News & Opinion | July 1, 2018 8:54 am

Murdered Canadian Billionaire’s Children Fight for Answers

Police classified Barry and Honey Sherman's deaths as a murder-suicide.

Apotex founder Barry Sherman in an undated photo.  (Al Dunlop/Toronto Star via Getty Images)
Apotex founder Barry Sherman in an undated photo. (Al Dunlop/Toronto Star via Getty Images)

A true crime case in Canada turned out to have an incredible plot twist.

After the bodies of Canadian billionaire Barry Sherman and his philanthropist wife, Honey, were found in their Toronto mansion on Dec. 15, police initially classified the deaths as a murder-suicide. The Shermans’ fully-clothed bodies were discovered hanging by belts from a poolside railing by a real estate agent taking potential buyers through the home.

But the children of the 75-year-old pharmaceutical giant and his wife, 70, knew that their father could not have committed such a grisly crime. So they hired defense lawyer Brian Greenspan to put together a team of private investigators to comb for clues that the police missed.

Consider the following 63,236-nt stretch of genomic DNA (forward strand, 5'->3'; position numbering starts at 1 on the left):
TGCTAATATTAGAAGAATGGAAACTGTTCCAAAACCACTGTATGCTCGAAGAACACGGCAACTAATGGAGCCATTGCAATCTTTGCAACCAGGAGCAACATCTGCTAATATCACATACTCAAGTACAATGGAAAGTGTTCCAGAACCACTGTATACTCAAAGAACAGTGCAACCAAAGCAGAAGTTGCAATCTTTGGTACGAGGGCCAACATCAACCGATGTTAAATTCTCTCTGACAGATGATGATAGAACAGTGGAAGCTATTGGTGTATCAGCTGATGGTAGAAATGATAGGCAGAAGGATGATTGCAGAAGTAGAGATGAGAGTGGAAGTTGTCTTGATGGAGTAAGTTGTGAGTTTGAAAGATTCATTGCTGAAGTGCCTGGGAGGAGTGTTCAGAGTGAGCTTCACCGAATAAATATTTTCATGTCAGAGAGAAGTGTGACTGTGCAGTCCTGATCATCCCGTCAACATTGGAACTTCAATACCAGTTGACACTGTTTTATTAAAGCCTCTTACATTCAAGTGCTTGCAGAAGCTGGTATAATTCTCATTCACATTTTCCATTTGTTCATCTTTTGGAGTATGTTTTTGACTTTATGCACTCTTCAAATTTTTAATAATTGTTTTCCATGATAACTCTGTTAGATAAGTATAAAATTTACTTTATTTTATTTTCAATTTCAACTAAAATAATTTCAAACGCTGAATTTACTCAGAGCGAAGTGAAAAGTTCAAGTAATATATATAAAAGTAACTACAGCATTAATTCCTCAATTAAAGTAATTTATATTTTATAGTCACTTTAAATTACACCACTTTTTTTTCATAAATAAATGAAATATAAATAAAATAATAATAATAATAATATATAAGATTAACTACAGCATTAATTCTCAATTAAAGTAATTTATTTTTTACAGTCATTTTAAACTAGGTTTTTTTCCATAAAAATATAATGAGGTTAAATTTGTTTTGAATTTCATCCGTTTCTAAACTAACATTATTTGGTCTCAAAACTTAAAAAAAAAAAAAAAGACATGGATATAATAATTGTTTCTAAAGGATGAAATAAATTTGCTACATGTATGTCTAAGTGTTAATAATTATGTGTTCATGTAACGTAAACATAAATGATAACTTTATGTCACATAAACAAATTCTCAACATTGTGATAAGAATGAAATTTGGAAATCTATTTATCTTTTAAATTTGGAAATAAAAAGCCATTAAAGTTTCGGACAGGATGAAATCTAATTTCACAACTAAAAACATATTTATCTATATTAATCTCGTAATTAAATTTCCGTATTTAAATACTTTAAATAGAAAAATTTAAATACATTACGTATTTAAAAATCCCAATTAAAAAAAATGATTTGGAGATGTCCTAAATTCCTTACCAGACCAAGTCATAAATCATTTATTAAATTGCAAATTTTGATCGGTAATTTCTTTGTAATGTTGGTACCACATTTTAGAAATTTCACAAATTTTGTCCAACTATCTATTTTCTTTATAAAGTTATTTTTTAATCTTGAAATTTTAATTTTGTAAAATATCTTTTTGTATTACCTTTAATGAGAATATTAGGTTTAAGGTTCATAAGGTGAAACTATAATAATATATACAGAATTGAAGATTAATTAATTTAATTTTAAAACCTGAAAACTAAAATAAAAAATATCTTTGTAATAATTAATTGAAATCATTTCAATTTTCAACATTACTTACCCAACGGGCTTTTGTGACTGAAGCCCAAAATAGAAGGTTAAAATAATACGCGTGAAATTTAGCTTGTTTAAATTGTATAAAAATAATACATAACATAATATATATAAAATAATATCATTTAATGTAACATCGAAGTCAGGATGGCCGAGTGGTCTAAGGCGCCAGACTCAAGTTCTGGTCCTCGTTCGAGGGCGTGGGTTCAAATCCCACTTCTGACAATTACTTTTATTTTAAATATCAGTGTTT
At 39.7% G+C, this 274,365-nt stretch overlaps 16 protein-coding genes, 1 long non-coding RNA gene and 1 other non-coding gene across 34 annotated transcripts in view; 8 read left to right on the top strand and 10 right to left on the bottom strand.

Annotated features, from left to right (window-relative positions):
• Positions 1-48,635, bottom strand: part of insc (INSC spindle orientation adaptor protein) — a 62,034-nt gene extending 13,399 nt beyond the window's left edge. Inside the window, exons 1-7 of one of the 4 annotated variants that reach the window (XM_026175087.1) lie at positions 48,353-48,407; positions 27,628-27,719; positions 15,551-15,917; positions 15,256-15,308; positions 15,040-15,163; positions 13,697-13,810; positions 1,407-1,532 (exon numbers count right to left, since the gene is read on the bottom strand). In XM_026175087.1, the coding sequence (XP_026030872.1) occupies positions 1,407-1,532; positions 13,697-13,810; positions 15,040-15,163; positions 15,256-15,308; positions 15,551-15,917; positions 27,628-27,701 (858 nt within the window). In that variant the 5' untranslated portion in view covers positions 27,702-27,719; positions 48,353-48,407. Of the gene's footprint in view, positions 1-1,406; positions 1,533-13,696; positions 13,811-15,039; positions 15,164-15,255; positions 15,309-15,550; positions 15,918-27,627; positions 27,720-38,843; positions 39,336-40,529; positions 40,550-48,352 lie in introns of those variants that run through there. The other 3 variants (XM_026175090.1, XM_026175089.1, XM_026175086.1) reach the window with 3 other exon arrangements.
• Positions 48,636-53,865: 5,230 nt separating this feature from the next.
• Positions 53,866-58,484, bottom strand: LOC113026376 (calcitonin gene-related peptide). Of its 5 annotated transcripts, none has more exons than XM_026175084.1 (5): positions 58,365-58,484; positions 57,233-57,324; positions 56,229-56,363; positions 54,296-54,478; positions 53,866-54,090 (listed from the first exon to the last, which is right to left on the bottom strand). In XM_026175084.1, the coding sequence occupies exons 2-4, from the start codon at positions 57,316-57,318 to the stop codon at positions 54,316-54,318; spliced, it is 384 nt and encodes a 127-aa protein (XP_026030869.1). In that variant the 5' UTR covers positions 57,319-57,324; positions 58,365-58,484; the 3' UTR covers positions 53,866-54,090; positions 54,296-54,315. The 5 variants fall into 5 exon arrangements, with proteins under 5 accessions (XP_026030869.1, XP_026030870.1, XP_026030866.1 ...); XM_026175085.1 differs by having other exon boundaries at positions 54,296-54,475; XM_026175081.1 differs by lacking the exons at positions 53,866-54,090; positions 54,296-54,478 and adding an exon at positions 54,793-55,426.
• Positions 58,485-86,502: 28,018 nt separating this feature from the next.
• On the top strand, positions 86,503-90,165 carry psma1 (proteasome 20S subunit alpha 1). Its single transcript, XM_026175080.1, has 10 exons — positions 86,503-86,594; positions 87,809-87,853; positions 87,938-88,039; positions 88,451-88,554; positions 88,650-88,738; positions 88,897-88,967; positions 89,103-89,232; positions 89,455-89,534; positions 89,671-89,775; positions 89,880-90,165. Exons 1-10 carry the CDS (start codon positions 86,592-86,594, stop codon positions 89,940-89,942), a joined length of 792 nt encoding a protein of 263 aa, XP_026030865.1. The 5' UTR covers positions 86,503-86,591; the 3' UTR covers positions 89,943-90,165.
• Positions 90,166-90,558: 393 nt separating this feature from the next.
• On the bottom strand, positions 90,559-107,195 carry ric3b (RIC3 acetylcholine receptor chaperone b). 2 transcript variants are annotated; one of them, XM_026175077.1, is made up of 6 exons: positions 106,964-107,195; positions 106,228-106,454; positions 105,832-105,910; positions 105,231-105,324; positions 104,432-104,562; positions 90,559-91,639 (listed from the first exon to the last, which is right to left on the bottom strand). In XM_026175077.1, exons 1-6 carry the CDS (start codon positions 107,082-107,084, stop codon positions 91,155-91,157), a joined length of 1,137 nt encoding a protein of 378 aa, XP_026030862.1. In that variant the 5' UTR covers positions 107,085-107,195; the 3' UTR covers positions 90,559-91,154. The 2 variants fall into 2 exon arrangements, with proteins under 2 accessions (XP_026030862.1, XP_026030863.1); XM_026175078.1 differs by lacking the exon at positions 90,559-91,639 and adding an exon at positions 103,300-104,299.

They found them: starting with photographs of the bodies that showed Barry Sherman’s legs were positioned too neatly aligned for a person who had strangled himself.

“The Greenspan team came to believe that the crime scene had been staged, the people said, and was likely the work of hired professionals,” wrote The Wall Street Journal.

“Mr. Greenspan made several public overtures to Toronto police to share his team’s findings. On Jan. 24, the lead investigator for the Toronto Police Department operation, Detective Sgt. Susan Gomes, met with Dr. Chiasson.

“Two days later, Ms. Gomes told a packed room of reporters at police headquarters that the killings weren’t a double suicide or a murder-suicide. The couple had, in fact, been strangled by one or more perpetrators.”